Backing Up with Virtualmin and S3

Virtualmin is a great open source server management tool. In fact, its what I use for my hosting. Amazon S3 is a great, affordable online storage service. What do you get when you combine them? A great way to back up your servers.

Virtualmin has had support for local and remote backups for some time now, but the idea of weekly 8GB FTP sessions to my home server doesn’t seem so grand (it would interrupt the Linux ISO torrents). So I signed up with S3, and for less than the cost of a egg mcmuffin, I can keep 4 weeks of full system backups available for restore at a moments notice.

This guide assumes you’ve got Virtualmin Pro (not sure if the free version does S3 – it does, give it a try!), and an active S3 account.

Login to Virtualmin, and open Scheduled Backups under the Backup menu. If you don’t have any backups currently (shame on you!), it’ll drop you right to the Create screen. Most of the options should require no explanation, until you get to the Destination section.

Amazon S3 KeysSelect Amazon S3 Bucket. Now, you’ll need a couple pieces of info here. In another tab, login to S3, and select Access Identifiers under Your Account. You’ll need both the Access Key ID and Secret Access Keys. Copy and paste these into the appropriate fields in the Virtualmin backup config.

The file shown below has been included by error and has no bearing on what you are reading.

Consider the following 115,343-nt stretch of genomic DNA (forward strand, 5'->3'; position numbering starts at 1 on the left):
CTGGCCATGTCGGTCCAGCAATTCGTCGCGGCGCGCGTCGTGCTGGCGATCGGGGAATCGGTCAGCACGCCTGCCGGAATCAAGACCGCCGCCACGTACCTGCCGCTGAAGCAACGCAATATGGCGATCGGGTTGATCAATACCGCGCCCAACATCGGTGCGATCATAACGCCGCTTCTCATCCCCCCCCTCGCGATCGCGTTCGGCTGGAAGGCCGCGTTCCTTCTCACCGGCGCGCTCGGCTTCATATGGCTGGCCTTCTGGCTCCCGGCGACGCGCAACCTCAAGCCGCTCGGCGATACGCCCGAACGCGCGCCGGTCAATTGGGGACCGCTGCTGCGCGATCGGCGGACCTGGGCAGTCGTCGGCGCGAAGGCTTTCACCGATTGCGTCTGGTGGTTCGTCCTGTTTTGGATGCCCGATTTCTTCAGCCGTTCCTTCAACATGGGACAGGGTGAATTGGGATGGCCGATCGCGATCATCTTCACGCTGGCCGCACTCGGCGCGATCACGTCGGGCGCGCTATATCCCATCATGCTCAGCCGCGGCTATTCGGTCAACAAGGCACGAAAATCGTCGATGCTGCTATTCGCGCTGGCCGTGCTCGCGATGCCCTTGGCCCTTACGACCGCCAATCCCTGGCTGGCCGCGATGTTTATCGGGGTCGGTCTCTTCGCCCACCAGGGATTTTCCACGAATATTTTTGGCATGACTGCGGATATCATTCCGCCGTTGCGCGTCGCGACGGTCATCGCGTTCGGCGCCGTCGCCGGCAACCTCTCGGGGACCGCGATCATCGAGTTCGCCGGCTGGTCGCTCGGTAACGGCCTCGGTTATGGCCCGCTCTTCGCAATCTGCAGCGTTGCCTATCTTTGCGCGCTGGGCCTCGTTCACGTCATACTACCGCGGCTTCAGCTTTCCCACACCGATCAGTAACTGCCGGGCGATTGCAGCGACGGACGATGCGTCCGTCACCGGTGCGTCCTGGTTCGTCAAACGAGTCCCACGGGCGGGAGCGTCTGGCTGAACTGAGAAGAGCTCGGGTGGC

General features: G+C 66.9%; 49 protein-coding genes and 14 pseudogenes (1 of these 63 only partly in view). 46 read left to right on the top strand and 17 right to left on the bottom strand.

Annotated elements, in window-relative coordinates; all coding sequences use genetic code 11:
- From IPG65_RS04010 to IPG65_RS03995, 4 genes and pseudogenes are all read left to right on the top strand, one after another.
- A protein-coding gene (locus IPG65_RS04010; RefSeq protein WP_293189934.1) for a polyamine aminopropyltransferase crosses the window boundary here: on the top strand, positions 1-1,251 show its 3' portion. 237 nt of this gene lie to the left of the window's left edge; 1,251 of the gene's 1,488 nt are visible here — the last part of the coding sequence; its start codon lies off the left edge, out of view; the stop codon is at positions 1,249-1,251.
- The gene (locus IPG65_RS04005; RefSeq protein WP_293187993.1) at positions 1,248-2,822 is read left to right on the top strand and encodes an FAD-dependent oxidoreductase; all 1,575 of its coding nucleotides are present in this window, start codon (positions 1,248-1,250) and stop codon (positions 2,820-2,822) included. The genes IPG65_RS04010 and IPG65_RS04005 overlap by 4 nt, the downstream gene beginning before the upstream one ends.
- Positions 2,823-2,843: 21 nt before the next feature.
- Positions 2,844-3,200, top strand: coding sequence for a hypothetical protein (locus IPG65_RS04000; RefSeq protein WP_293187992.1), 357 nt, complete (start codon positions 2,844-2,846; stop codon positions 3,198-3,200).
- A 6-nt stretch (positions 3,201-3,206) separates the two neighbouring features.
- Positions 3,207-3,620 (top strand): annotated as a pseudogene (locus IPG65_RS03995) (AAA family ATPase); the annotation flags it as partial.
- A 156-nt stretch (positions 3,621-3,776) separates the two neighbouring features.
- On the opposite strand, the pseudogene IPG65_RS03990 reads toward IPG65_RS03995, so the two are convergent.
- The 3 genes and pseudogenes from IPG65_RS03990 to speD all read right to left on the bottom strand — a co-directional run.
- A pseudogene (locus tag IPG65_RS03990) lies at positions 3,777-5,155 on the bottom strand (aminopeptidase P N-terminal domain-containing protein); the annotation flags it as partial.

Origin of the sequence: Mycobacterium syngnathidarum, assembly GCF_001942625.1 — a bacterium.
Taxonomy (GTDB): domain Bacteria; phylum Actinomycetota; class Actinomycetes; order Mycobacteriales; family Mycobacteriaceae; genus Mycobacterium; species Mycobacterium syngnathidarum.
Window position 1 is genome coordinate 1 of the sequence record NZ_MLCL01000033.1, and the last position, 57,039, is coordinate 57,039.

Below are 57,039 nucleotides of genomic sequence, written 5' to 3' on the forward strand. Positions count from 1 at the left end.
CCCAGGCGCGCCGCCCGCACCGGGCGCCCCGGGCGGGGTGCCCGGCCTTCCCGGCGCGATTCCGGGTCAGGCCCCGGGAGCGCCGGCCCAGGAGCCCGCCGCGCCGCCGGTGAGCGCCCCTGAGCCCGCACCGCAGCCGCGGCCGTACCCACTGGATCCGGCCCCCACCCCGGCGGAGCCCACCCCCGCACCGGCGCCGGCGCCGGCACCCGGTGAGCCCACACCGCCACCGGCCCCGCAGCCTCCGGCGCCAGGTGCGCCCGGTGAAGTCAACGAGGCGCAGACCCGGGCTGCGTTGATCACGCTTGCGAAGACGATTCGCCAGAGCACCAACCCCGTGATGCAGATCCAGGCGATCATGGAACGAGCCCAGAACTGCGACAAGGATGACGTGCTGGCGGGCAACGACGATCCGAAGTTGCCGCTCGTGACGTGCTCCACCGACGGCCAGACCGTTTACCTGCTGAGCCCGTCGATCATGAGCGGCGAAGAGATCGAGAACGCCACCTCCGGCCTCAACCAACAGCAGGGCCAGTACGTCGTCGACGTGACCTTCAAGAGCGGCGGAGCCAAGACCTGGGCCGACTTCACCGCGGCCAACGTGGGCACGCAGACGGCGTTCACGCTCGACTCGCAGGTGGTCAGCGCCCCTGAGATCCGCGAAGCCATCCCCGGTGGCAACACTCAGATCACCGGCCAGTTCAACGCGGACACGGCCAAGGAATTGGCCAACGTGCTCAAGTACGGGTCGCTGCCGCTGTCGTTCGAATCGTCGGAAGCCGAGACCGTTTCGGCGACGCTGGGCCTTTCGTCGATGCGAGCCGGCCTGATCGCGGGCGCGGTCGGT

If you’re looking to do age-based backups, which will let you automatically rotate backups after they are a certain age, you will need to enable strftime formatting. Set the directory S3 bucket name to something like %d-%m-%Y, which will create folders named 03-06-2009 for example. If you don’t use a date in your folder name, backups will not rotate. Your setting should look something like this:

S3 Backup Config

Set your backup schedule (daily, weekly, monthly) and retention in the last section, and save your schedule. You might want to run it once right off the bat, to make sure nothing errors out on you. A full backup for Smash takes about 3 hours, but I think that’s somewhat CPU limited. My upload speed to S3 was about 12Mbps.

The great thing about backing up to S3 is that it makes restoring a snap. Just enter your S3 info into Virtualmin’s restore screen, enter the date you’d like to restore to, and let it go. It will pull the backup details from S3, then let you pick and choose which services you’d like to restore, so you don’t need to redownload the whole backup if you don’t need to.